5 Eco-Friendly Tips for Outdoor Home Renovations

Environment Friendly Living

Planning and beginning an outdoor home renovation can be a stressful time, so it’s understandable that many homeowners temporarily forget to follow

environmentally friendly practices

. However, failing to do so can cause both immediate and long-term damage to the ecology of your area.

By using eco-friendly materials and strategies, you not only reduce your impact on your local area, but also save a great deal of money. Here are five tips for those looking to complete an outdoor home renovation without negatively affecting the environment:

Use Green Materials for Construction

When buying materials for your next renovation project, seek out post-industrial or post-consumer recycled content. Doing so results in a smaller carbon footprint for your renovation and incentivizes key players in the economy to continue supporting recycling measures and products. Alternatively, hire a

green construction company


Resources that are marked as sustainably sourced are preferred, but be sure to look for certifications that can authenticate the veracity of such claims. For example, the Forest Stewardship Council is an international organization that certifies if trees are harvested in an ethical, responsible manner; seek out lumber suppliers who conform to these standards.

In a similar vein, reusing your own old household items in a renovation can minimize the total environmental impact of the project. Put your old furniture and decor to use by upcycling it.

Avoid Pressure-Treated Wood or Protective Coatings

If your renovation involves the use of lumber, be sure to avoid using pressure-treated wood or any protective coatings. CCA-treated wood is commonly sold as “green treated” wood, but there isn’t anything “green” about it, from a sustainability viewpoint;

it leaches chemicals

including chromium, copper, and arsenic (hence “CCA”). There are health hazards associated with excessive exposure of each of these chemicals for both animals and humans alike. Similarly, wood finishes can leach into the environment.

Instead, use materials that do not leach harmful chemicals into the soil or water. If you do use wood, look for natural, low-toxicity coatings to protect your new addition to your home. Alternatively, use a material that is environmentally friendly, such as aluminum. From home additions to boat docks,

aluminum is a cost-effective material that has no negative effect on the environment


Plan for Efficient Water Usage

Water is a precious resource. As mankind overuses freshwater, many species of flora and fauna have been or will be endangered — not to mention the fact that the lack of availability in some areas means humans often go without potable water. Therefore,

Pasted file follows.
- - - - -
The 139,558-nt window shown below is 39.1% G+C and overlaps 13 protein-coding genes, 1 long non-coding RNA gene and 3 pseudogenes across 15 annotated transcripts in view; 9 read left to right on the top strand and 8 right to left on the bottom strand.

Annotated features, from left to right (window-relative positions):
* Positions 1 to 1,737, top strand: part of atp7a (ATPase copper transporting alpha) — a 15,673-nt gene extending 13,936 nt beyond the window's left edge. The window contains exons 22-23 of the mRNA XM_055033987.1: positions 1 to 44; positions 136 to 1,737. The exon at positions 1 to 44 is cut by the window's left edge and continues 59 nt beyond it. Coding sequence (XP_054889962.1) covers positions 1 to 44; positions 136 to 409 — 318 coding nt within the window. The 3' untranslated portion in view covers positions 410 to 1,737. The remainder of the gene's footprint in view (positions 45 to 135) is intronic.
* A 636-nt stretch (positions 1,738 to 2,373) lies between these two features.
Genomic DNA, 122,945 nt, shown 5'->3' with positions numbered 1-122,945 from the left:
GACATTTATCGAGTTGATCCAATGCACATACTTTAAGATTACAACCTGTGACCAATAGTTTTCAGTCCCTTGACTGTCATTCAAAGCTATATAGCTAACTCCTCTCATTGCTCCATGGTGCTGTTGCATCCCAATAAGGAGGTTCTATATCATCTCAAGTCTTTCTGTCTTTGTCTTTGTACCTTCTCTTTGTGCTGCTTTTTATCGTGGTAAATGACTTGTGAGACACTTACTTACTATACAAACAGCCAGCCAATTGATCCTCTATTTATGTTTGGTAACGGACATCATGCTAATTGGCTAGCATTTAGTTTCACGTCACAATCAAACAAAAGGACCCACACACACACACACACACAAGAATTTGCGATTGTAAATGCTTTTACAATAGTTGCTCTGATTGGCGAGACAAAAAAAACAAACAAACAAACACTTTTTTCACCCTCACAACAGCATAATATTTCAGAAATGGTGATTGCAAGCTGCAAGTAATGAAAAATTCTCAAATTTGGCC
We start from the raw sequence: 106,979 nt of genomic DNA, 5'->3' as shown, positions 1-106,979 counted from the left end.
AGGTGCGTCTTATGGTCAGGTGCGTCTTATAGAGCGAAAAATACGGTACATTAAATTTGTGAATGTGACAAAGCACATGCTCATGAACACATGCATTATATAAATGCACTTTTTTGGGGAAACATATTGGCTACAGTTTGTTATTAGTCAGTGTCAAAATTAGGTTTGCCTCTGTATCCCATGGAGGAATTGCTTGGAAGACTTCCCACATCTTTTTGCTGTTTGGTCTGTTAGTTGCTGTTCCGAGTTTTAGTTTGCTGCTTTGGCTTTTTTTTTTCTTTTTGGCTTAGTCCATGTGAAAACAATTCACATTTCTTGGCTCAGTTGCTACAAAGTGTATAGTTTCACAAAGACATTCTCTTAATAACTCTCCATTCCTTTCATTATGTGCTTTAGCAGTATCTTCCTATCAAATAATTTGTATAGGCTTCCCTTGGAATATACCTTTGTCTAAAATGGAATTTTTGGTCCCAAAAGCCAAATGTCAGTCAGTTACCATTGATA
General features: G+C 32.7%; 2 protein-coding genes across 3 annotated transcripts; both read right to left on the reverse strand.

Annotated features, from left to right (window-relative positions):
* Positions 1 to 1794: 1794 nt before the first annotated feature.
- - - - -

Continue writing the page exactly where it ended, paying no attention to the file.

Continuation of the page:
a responsible homeowner should plan to make efficient use of water

. If your renovation involves intensive landscaping or gardening, keep the following in mind:

  • When choosing plants, use species that are native to the area — preferably those that require little water to thrive.

  • Don’t overuse fertilizer. More fertilizer calls for more water, so

    follow EPA guidelines


  • Don’t overwater your lawn. Follow local restrictions and guidelines regarding water, and be especially mindful if your area is undergoing water scarcity problems.

  • When setting up sprinklers, ensure that you aren’t wasting water; maximize lawn coverage by facing them away from streets and sidewalks and avoid overlapping.

Be Mindful of Light Pollution

While often taken less seriously than other forms of pollution,

light pollution

still has a profound impact on the ecology of an area. Excess artificial light in an area upsets the natural balance. For example, it can make certain species of animals more vulnerable to predators (thereby reducing the biodiversity of the area) and disturb the routes of migratory birds. For humans, it can upset our natural circadian rhythms and cause problems like insomnia, which can lead to a bevy of other mental health problems.

When planning your renovation, carefully determine how much lighting the area needs and be mindful of how it may affect the local wildlife. By keeping this concern in mind, you can prevent your home from upsetting the neighbors and local ecology alike.

Dispose of Renovation Waste Responsibly

Waste can build up faster than you might expect during a renovation. Depending on the size of the project, it may grow into an environmental liability. Simply calling a garbage collection service and requesting a bulk waste pickup is a tempting proposition, but it can be an irresponsible solution. Instead, minimize damage by recycling materials when possible.

While working, be careful to keep unneeded materials in as good of a shape as possible; usable items and materials can be taken to a local donation center. Any leftovers should be recycled if possible. If you need assistance, be sure to work with a company specializing in eco-friendly waste removal.

These are some considerations for DIY renovators looking to hold themselves accountable for their environmental impact. With planning and consideration, you can do a service to your local area while improving your home.

This is is a syndicated post. Read the original at www.2greenenergy.com

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